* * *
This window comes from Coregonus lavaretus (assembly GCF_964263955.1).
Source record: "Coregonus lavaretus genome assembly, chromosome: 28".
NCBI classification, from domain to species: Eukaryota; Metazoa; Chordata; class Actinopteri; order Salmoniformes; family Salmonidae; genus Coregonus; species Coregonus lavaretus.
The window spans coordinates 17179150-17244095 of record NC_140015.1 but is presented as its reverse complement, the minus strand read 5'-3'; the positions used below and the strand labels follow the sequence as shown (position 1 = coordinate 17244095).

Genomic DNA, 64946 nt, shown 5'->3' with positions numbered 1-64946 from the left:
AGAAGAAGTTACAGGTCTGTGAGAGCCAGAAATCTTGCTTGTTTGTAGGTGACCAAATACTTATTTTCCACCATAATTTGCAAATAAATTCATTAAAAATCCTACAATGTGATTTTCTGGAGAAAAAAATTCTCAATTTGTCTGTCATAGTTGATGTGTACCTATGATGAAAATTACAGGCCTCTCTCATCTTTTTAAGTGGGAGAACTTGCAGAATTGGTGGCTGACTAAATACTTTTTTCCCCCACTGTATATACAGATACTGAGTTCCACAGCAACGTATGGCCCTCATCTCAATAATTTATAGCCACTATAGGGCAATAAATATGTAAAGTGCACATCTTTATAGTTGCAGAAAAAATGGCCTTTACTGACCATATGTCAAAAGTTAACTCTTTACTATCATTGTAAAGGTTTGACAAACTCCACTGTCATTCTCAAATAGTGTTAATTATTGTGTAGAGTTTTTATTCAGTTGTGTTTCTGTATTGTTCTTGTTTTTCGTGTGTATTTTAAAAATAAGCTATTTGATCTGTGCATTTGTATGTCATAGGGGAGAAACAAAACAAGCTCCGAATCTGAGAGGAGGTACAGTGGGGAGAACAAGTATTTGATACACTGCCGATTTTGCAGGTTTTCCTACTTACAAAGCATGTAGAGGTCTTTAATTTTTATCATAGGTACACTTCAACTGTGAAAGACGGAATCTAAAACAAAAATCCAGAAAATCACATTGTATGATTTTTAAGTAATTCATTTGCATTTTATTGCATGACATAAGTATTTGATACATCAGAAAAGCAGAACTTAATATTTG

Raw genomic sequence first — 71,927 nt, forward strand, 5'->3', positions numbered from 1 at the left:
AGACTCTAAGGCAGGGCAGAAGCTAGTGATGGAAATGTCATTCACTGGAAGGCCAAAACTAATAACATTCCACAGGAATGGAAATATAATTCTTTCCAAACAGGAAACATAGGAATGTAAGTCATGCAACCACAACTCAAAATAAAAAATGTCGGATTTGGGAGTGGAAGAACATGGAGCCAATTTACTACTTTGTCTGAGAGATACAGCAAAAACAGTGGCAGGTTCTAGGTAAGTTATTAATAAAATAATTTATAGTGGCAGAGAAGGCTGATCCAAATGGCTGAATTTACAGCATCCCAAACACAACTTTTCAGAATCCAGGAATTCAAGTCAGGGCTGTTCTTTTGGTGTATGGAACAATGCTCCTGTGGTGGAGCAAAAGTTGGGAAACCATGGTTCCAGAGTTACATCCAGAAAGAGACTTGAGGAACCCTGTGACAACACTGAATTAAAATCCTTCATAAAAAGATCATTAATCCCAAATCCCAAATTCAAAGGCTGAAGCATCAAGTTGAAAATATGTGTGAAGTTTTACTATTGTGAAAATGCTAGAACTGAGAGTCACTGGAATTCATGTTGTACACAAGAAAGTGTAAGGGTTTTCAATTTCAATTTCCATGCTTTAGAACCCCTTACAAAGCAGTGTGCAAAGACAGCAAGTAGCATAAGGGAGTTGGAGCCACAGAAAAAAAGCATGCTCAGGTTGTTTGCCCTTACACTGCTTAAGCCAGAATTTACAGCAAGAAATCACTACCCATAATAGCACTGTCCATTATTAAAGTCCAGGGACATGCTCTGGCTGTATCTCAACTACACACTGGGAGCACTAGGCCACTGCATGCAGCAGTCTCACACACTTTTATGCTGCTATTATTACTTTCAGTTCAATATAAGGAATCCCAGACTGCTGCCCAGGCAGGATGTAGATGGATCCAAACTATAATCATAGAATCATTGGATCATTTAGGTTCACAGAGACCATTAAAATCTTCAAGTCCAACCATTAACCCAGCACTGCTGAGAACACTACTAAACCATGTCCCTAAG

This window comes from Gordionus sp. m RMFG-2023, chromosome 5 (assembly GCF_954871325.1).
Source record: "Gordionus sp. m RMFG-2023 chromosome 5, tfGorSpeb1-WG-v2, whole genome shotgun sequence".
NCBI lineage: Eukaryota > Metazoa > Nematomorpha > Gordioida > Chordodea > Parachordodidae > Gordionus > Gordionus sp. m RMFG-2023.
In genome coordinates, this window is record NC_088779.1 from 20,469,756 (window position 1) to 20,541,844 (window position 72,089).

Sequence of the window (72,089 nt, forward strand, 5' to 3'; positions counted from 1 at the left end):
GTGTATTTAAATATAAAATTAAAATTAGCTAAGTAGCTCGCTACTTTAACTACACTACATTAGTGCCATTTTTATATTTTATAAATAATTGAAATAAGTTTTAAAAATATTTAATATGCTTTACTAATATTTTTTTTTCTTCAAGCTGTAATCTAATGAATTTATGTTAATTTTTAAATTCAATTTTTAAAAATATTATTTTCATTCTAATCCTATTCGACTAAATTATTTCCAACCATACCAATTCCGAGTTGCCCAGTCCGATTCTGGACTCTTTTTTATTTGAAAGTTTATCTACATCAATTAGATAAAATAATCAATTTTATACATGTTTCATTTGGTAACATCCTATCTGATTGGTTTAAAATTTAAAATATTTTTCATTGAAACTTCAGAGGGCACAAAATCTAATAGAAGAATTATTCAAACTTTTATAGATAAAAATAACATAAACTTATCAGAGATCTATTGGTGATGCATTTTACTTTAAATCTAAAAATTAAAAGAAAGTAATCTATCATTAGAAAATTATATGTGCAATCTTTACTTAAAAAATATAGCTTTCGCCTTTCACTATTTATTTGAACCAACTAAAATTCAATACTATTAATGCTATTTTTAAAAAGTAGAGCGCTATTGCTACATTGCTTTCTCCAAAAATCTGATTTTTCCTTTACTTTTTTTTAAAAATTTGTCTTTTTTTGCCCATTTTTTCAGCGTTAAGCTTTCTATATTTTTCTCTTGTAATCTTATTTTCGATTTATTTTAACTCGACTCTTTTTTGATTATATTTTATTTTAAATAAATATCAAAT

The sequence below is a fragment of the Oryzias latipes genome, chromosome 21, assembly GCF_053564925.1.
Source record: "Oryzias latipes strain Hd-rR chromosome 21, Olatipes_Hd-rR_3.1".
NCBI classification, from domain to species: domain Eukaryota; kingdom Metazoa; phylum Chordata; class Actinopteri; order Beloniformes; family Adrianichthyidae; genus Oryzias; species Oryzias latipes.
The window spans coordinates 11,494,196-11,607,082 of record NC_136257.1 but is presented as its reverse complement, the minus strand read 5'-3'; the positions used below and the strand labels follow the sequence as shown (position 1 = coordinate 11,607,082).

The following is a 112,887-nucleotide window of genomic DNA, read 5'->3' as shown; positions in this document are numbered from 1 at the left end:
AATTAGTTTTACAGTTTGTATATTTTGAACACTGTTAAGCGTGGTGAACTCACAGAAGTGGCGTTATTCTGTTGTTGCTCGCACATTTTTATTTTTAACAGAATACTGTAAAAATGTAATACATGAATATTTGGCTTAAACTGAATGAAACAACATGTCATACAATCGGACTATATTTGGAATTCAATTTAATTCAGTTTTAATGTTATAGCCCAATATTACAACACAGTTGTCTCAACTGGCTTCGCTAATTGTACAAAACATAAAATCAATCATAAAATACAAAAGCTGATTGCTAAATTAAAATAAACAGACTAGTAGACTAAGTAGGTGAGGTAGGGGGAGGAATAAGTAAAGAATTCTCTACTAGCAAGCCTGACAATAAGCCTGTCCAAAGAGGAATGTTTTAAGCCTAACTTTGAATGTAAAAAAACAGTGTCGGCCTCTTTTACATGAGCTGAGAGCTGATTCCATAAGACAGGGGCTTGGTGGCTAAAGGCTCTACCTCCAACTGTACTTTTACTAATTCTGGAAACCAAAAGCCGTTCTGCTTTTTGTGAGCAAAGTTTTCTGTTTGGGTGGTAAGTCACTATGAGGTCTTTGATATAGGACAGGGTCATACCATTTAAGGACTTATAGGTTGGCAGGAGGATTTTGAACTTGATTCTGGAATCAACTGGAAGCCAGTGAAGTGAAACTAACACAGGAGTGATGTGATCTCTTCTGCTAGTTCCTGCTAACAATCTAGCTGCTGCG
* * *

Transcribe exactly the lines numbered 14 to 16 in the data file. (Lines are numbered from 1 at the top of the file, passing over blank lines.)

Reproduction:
GTGTATTTAAATATAAAATTAAAATTAGCTAAGTAGCTCGCTACTTTAACTACACTACATTAGTGCCATTTTTATATTTTATAAATAATTGAAATAAGTTTTAAAAATATTTAATATGCTTTACTAATATTTTTTTTTCTTCAAGCTGTAATCTAATGAATTTATGTTAATTTTTAAATTCAATTTTTAAAAATATTATTTTCATTCTAATCCTATTCGACTAAATTATTTCCAACCATACCAATTCCGAGTTGCCCAGTCCGATTCTGGACTCTTTTTTATTTGAAAGTTTATCTACATCAATTAGATAAAATAATCAATTTTATACATGTTTCATTTGGTAACATCCTATCTGATTGGTTTAAAATTTAAAATATTTTTCATTGAAACTTCAGAGGGCACAAAATCTAATAGAAGAATTATTCAAACTTTTATAGATAAAAATAACATAAACTTATCAGAGATCTATTGGTGATGCATTTTACTTTAAATCTAAAAATTAAAAGAAAGTAATCTATCATTAGAAAATTATATGTGCAATCTTTACTTAAAAAATATAGCTTTCGCCTTTCACTATTTATTTGAACCAACTAAAATTCAATACTATTAATGCTATTTTTAAAAAGTAGAGCGCTATTGCTACATTGCTTTCTCCAAAAATCTGATTTTTCCTTTACTTTTTTTTAAAAATTTGTCTTTTTTTGCCCATTTTTTCAGCGTTAAGCTTTCTATATTTTTCTCTTGTAATCTTATTTTCGATTTATTTTAACTCGACTCTTTTTTGATTATATTTTATTTTAAATAAATATCAAAT

The sequence below is a fragment of the Oryzias latipes genome, chromosome 21, assembly GCF_053564925.1.
Source record: "Oryzias latipes strain Hd-rR chromosome 21, Olatipes_Hd-rR_3.1".